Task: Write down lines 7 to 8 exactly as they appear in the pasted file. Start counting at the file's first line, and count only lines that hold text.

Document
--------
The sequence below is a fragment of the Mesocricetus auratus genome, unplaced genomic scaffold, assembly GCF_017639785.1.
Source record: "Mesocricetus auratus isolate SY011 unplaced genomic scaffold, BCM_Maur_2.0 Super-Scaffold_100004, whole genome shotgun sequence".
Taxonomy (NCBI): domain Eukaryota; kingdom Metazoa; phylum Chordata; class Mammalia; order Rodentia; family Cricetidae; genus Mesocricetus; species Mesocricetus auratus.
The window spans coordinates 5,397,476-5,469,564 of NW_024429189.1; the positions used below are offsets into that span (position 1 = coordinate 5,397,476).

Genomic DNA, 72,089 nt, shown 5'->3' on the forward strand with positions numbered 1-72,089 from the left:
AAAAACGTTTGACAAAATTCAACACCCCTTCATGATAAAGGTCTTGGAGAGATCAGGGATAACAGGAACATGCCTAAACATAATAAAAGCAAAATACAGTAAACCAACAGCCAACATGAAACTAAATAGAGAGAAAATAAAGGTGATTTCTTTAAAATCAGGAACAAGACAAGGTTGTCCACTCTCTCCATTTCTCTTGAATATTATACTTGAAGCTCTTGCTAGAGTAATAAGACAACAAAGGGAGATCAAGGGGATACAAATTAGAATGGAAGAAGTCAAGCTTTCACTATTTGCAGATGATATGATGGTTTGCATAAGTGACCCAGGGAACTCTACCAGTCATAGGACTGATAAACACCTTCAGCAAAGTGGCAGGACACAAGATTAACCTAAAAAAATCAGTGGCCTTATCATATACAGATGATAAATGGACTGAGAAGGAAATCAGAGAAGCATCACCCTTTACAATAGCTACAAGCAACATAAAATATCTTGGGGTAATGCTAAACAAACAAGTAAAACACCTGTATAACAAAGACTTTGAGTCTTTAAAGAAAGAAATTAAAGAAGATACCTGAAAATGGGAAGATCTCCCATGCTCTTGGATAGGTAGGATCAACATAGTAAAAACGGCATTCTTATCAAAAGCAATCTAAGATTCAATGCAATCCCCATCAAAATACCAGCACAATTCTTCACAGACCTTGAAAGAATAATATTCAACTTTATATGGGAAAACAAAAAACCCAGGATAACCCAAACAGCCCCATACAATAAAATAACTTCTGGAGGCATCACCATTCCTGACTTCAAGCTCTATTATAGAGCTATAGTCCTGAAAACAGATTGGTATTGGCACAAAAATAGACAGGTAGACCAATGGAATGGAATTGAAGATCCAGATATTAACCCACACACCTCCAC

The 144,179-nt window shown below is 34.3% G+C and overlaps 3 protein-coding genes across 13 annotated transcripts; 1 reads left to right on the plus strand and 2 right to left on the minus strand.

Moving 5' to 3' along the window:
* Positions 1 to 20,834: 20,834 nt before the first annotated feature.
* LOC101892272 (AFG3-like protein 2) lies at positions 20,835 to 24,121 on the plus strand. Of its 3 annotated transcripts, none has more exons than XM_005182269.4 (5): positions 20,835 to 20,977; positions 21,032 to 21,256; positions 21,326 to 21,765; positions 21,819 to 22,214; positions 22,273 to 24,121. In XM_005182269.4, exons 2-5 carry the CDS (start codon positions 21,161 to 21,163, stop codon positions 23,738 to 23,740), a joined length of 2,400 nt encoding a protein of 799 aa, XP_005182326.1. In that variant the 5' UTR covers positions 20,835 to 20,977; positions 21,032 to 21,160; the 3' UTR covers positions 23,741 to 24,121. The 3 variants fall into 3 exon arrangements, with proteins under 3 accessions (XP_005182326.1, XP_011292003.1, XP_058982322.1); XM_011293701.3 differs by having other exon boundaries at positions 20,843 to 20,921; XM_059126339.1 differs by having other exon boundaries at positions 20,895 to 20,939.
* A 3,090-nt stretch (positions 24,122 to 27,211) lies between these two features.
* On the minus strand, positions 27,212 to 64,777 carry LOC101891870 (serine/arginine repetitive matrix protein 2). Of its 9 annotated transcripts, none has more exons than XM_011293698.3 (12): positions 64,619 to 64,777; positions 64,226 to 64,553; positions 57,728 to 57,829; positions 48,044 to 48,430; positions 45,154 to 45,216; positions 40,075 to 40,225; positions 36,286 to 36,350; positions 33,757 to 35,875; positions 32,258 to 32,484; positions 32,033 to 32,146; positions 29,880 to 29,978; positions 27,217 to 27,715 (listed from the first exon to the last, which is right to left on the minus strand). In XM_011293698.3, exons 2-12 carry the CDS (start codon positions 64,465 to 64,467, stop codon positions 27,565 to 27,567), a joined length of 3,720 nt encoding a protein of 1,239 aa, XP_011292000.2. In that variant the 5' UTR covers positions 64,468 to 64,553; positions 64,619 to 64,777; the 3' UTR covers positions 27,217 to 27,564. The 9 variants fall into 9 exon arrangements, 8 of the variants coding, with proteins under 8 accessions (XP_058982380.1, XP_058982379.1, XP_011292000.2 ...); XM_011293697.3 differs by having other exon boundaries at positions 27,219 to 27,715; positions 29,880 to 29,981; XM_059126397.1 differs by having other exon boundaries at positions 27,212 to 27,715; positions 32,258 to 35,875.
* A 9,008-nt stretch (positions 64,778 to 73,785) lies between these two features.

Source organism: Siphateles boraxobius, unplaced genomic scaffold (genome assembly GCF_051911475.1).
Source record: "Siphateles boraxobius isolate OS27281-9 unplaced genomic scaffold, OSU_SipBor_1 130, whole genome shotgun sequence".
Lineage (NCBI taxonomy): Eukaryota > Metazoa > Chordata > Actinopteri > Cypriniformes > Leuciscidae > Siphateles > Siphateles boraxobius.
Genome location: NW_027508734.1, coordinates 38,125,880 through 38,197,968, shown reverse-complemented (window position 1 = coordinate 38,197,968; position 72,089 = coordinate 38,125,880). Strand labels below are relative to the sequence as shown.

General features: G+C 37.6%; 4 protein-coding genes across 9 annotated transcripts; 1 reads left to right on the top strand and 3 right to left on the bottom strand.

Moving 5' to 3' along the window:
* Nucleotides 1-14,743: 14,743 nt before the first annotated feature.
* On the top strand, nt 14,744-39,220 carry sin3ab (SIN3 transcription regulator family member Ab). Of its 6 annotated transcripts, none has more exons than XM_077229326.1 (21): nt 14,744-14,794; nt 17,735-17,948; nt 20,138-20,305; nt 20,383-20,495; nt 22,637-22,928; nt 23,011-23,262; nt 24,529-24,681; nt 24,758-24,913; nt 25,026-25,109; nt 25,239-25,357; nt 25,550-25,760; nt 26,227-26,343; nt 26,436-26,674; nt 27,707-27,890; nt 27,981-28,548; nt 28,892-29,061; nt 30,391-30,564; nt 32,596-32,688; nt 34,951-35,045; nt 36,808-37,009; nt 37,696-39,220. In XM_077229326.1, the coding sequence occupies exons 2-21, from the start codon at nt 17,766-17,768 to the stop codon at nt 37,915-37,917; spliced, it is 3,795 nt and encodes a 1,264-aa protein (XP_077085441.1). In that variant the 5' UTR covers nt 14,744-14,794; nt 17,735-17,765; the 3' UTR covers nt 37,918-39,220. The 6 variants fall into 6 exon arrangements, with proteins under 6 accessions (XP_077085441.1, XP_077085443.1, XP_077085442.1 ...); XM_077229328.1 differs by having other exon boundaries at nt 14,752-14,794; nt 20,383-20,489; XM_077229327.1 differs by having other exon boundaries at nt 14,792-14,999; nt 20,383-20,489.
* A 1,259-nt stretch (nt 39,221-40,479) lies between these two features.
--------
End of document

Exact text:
The 144,179-nt window shown below is 34.3% G+C and overlaps 3 protein-coding genes across 13 annotated transcripts; 1 reads left to right on the plus strand and 2 right to left on the minus strand.

Moving 5' to 3' along the window: